Public health support reaffirmed for community water fluoridation

During its April 20, 2016, meeting, the Sudbury & District Board of Health passed a motion reaffirming its long-standing support for community water fluoridation. The Board of Health also supported advocacy for provincial regulation that would make community water fluoridation mandatory for all municipal water systems in Ontario.

The Board of Health motion follows the April 11 decision of Nairn & Hyman Township Council to remove fluoride from the community’s water supply. With this decision comes an end to the oral health protection provided to Township residents since the early 1990’s.

“I am very concerned by the Nairn & Hyman Township Council’s decision to remove fluoride from its community water supply,” said Dr. Penny Sutcliffe, Sudbury & District Medical Officer of Health. “This is a significant step backwards for oral health for this community. Community water fluoridation makes sure that everyone benefits from the protection that fluoride provides against tooth decay—regardless of factors such as income, age, residence, or education,” said Dr. Sutcliffe.

“We recognize that water fluoridation is the most cost-effective, equitable, safe, and internationally recognized method to prevent dental decay,” said René Lapierre, Chair, Sudbury & District Board of Health. “The current legislation means that such decisions are left to local municipalities. There really needs to be provincial legislation to ensure all Ontarians are protected,” said Lapierre.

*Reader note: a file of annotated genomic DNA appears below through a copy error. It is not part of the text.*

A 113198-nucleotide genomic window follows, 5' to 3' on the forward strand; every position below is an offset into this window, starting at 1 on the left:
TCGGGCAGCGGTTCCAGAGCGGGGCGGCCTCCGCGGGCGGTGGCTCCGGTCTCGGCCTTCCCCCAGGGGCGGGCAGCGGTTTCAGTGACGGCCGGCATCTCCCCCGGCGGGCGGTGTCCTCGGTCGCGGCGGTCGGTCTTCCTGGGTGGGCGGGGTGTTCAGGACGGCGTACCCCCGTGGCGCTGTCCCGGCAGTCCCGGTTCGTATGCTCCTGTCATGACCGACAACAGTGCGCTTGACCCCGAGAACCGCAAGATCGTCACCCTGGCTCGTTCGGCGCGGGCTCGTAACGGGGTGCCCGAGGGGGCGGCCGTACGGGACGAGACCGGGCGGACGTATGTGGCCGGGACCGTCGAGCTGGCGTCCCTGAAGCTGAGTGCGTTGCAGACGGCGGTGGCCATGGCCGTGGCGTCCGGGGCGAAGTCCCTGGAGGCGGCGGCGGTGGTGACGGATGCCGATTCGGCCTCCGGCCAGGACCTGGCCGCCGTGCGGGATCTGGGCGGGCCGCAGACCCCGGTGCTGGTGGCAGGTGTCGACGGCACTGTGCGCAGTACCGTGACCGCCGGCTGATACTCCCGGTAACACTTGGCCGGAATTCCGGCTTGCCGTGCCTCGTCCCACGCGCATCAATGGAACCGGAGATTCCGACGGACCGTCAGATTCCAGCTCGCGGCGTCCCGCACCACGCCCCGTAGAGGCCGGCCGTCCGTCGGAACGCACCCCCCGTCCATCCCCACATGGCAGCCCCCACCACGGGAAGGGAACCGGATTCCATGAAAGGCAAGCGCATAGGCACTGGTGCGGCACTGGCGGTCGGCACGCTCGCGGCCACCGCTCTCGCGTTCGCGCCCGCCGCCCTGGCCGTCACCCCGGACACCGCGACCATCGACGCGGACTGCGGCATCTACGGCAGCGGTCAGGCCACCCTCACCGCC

Painful tooth decay remains the most common chronic disease in Canadian children and causes much avoidable suffering and stigma. Adding fluoride to the water provides the preventive effects of fluoride to individuals who may not be able to afford other types of fluoride, such as toothpaste and professional treatments.

“The evidence and experience elsewhere is clear that a decision to remove community water fluoridation in Nairn & Hyman or elsewhere would be expected to result in worse oral health among residents, especially children, seniors and those least able to afford dental care,” said Dr. Sutcliffe.

More information about community water fluoridation is available on the Health Unit’s website


  • A recently introduced bill by a Member of Provincial Parliament supports community water fluoridation and calls for changes to the Fluoride Act and other relevant legislation to support mandatory fluoridation of municipal drinking water.
  • $1 invested in community water fluoridation saves $38 in dental treatment (Centre for Disease Control).
  • Community water fluoridation can reduce tooth decay by 20 to 40 per cent (American Dental Association).
  • Based on scientific research, fluoridated drinking water greatly reduces the number of cavities in children’s teeth, which contributes to their healthy development.
  • Fluoridation’s positive impact is supported by hundreds of studies and nearly 70 years of experience. Some of these studies have been conducted within the past few years.
  • Using toothpaste that contains fluoride is important, but it doesn’t give maximum protection against cavities. Drinking fluoridated water provides crucial added protection against tooth decay, and many studies prove it.
  • Cities that had previously removed fluoride, like Calgary, are already reconsidering their actions given the measurable increases in tooth decay.

This item was last modified on April 20, 2016